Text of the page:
Mid-week COVID-19 test result numbers, as they usually do, showed some increases across Central Florida in case numbers and hospitalizations but the region’s week-over-week averages still showed a slight downward trend in the coronavirus outbreak in greater Orlando, according to the latest state reports.
Yet a new alarming point emerged from COVID-19 reports released Thursday by the Florida Department of Health: one of the worst days the region has seen for newly-reported deaths due to the coronavirus.
Positive test rates also climbed across the region for the results returned on Wednesday, topping 10% in all six counties: Orange, Seminole, Osceola, Volusia, Brevard, and Lake.
According to data released Thursday, Orange County logged 401 more COVID-19 cases since Wednesday’s report. That 24-hour total was lower than the previous day’s. Yet the other five counties saw slight increases in Thursday’s report compared with Wednesday’s.
Still, overall, the latest report was better than what was recorded the previous week, so the seven-day average of new COVID-19 cases being logged actually continued a slight downward trend, as it has done since peaking July 2.
But the new concern may be rising as the numbers of deaths, a total that generally lags case totals by 20-25 days, showed an unusually high toll across Central Florida in Thursday’s report, just as it did across Florida. Across Central Florida, 20 new deaths were attributed to the virus Thursday, according to state health officials.
Statewide, health officials confirmed 120 deaths due to COVID-19 over the past 24 hours. That shattered the single-report death toll record set May 5, when 72 Floridians were reported to have died from the virus. However, those people didn’t all die in the last day. Medical examiners may still be tying deaths from days or weeks ago to COVID-19.
Nonetheless, the latest reports on COVID-19 deaths fit an emerging pattern. Florida’s death toll has been going upward for a week and now the state has averaged 56 deaths per day over the previous week, the highest one-week rolling average the state has seen since the coronavirus crisis began in early March.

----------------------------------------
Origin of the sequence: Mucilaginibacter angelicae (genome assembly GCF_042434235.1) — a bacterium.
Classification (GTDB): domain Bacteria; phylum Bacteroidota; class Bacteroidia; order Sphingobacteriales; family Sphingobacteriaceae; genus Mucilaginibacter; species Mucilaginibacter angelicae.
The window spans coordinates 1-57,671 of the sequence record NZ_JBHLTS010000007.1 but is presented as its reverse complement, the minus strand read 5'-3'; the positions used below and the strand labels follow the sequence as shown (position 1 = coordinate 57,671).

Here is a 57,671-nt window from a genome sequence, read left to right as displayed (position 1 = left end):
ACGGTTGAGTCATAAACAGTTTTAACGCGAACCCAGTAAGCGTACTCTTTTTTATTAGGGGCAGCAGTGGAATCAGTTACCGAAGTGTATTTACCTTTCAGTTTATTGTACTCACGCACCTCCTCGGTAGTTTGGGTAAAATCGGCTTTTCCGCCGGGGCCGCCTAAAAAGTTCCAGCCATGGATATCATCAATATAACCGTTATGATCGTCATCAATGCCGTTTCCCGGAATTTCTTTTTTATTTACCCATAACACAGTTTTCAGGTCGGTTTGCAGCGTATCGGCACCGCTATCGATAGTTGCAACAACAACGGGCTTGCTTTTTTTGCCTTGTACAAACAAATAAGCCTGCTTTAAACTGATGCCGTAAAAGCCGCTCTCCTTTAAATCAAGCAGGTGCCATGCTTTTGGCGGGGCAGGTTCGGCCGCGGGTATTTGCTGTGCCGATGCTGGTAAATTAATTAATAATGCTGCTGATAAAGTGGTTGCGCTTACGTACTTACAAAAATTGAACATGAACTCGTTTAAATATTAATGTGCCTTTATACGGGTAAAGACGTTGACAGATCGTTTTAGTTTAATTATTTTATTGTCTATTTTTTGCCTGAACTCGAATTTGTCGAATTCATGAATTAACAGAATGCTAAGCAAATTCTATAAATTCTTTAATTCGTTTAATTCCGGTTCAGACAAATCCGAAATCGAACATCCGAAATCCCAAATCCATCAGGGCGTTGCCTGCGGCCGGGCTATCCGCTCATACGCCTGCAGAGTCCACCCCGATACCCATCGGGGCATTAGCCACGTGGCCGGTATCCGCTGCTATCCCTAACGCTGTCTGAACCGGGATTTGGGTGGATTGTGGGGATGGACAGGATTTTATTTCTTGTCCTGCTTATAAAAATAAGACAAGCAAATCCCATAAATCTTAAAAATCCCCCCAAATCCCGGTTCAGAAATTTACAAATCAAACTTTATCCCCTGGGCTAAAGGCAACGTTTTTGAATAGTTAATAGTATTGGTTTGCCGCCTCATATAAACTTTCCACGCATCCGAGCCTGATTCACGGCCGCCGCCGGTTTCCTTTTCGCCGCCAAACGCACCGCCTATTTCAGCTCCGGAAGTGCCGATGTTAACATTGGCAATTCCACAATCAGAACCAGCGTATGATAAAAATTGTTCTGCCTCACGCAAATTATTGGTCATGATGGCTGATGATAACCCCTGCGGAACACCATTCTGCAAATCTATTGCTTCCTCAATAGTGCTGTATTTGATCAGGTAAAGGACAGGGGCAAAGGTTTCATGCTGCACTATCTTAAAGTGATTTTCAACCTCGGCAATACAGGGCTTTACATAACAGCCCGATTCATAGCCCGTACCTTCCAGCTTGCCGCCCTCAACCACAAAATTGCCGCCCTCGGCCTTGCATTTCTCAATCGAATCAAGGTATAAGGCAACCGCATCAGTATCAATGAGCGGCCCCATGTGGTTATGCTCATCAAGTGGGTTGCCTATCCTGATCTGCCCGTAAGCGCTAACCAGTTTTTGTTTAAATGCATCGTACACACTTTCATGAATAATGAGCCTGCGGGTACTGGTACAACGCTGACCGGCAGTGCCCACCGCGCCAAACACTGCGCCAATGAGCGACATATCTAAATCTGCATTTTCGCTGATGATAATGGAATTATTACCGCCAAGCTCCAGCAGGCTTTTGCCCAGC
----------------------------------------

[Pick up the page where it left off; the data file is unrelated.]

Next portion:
In Orange County, six new deaths were reported in Thursday’s state data. Brevard County also recorded six new deaths, and Volusia County, five. Seminole, Osceola, and Lake counties each suffered one new death from the virus, according to the state data.
Orange received results back from 2,253 coronavirus tests on Wednesday, and 15.1% came back positive for the virus, an increase from a two-week low positive-test rate of 11.4% that was seen in Tuesday’s batch of results.
In Seminole County, 1,049 new test results were returned Wednesday, and 12.9% were positive for the disease, up from 9% the day before.
In Osceola County, 17.3% of 793 new test results came back positive Wednesday. That’s down from what was seen the previous three days, but still one of the worst positive test rates in Central Florida.
Volusia County also saw 17.3% of its new test results come back positive Wednesday, on a batch of 784 tests. That’s more than double the rate seen in Tuesday’s test results.
Brevard County saw 11.5% of 1,350 tests come back positive in Wednesday’s batch of new results. That also is a significant increase from the previous few days.
In Lake County, 11.6% of 701 test results came back positive on Wednesday. Lake’s positive test rate has fluctuated significantly over the past week, and was at 9.5% in Tuesday’s batch.
Editor’s note on methodology: The Florida Department of Health releases new data every morning around 10:45 a.m. The total number reported in those daily reports include the previous day’s totals as well as the most up to date data as of about 9:30 a.m.
Florida Politics uses the report-over-report increase to document the number of new cases each day because it represents the most up-to-date data available. Some of the more specific data, including positivity rates and demographics, considers a different data set that includes only cases reported the previous day.
This is important to note because the DOH report lists different daily totals than our methodology to show day-over-day trends. Their numbers do not include nonresidents who tested positive in the state and they only include single-day data, therefore some data in the DOH report may appear lower than what we report.
Our methodology was established based on careful consideration among our editorial staff to capture both the most recent and accurate trends.